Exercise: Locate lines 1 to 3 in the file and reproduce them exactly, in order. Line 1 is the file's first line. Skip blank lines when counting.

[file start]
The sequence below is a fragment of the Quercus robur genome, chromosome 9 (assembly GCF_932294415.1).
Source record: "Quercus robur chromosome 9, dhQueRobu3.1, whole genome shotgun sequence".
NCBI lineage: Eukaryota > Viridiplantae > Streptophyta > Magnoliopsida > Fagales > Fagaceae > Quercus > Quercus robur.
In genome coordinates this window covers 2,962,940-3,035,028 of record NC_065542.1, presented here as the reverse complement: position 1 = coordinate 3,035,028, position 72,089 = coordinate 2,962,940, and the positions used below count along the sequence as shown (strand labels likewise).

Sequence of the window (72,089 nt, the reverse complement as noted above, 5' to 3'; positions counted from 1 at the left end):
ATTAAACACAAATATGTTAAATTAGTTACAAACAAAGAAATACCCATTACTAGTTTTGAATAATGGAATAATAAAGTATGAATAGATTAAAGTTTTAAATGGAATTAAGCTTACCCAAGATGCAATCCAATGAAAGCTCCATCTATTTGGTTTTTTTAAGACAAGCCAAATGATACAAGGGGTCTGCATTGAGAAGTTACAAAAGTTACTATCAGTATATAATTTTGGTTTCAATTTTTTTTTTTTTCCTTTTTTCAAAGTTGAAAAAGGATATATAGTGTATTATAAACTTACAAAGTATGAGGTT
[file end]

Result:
The sequence below is a fragment of the Quercus robur genome, chromosome 9 (assembly GCF_932294415.1).
Source record: "Quercus robur chromosome 9, dhQueRobu3.1, whole genome shotgun sequence".
NCBI lineage: Eukaryota > Viridiplantae > Streptophyta > Magnoliopsida > Fagales > Fagaceae > Quercus > Quercus robur.